In the Media
Behind the Velvet Curtain, an American University Museum exhibit that ran from April 2–May 17, was featured in a Washington Post feature story (April 10, 2009).
Elizabeth A. Anderson (SETH) was a guest on BBC’s Radio 5Live Breakfast to talk about the recent protests in Moldova, the former Soviet republic, over the Communist Party's election victory (April 9, 2009).
In April, Naomi Baron (language and foreign studies) spoke about telephone area codes as social signifiers in an interview with the Oregonian (April 20, 2008). The Boston Globe also interviewed her about the Pew Internet and American Life report, "Teens and Texting" (June 16, 2008).
A study of meditation's effectiveness against student stress, conducted in part by the Department of Psychology, was picked up by more than 25 news outlets, including BBC News and WRC-NBC 4 (February 24, 2009).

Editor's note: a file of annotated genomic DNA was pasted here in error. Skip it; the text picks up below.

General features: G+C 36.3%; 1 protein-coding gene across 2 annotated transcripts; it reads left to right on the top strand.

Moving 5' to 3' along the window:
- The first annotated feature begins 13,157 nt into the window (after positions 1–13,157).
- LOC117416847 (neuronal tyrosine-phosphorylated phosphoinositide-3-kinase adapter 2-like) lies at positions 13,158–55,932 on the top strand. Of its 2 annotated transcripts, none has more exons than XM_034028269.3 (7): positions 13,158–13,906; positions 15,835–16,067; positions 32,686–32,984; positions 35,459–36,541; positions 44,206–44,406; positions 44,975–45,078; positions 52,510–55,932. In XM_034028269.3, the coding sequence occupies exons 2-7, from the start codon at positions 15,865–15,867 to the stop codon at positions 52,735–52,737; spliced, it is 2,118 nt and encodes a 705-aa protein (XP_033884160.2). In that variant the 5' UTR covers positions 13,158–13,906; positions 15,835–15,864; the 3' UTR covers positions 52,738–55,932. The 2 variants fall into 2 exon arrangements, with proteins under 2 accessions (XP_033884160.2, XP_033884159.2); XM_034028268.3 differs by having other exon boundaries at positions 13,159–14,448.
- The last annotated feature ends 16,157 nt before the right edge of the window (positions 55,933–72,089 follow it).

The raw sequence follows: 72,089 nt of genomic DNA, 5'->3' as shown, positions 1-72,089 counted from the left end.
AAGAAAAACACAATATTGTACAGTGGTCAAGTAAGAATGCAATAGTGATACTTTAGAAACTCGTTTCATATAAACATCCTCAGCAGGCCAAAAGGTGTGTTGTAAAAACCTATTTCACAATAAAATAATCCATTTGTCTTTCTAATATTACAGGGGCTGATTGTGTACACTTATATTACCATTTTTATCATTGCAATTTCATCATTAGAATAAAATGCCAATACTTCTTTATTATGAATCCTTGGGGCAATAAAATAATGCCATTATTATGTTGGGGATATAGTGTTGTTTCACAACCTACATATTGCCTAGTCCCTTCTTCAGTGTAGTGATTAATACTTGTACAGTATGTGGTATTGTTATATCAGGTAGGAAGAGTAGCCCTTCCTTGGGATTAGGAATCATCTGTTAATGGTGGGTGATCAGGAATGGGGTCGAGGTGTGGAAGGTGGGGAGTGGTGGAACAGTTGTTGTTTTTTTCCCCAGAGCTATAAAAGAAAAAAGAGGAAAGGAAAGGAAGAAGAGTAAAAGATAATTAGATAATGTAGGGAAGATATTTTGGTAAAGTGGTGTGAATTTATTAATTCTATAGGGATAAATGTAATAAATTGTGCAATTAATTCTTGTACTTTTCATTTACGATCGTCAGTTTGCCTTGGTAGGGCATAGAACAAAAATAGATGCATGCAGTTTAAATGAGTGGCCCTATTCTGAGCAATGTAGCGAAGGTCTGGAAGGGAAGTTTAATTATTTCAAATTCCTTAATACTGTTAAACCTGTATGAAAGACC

In May, Iran's Fars News Agency interviewed Peter Kuznick(history) about the threat posed by Israel's nuclear capability and why American leaders perceive Iran, not Israel, as potentially more dangerous to the region.
William Leap (anthropology) was quoted in an Edge magazine story about gay humor and the thin line between jokes and homophobia (February 9, 2009).
In April, Allan Lichtman(history) was quoted in a Chicago Tribune story about the Obama administration’s plans for the auto industry, a Bloomberg News story about one of President Obama’s overseas trips, and a Voice of America story about Obama’s leadership style. Lichtman also appeared on an MSNBC television news segment about Obama’s attendance at the G20 summit (April 8, 2009).
In his opinion piece for Foreign Policy in Focus, David Vine (anthropology) wrote about the necessity for a decrease in overseas U.S. military bases (March 9, 2009).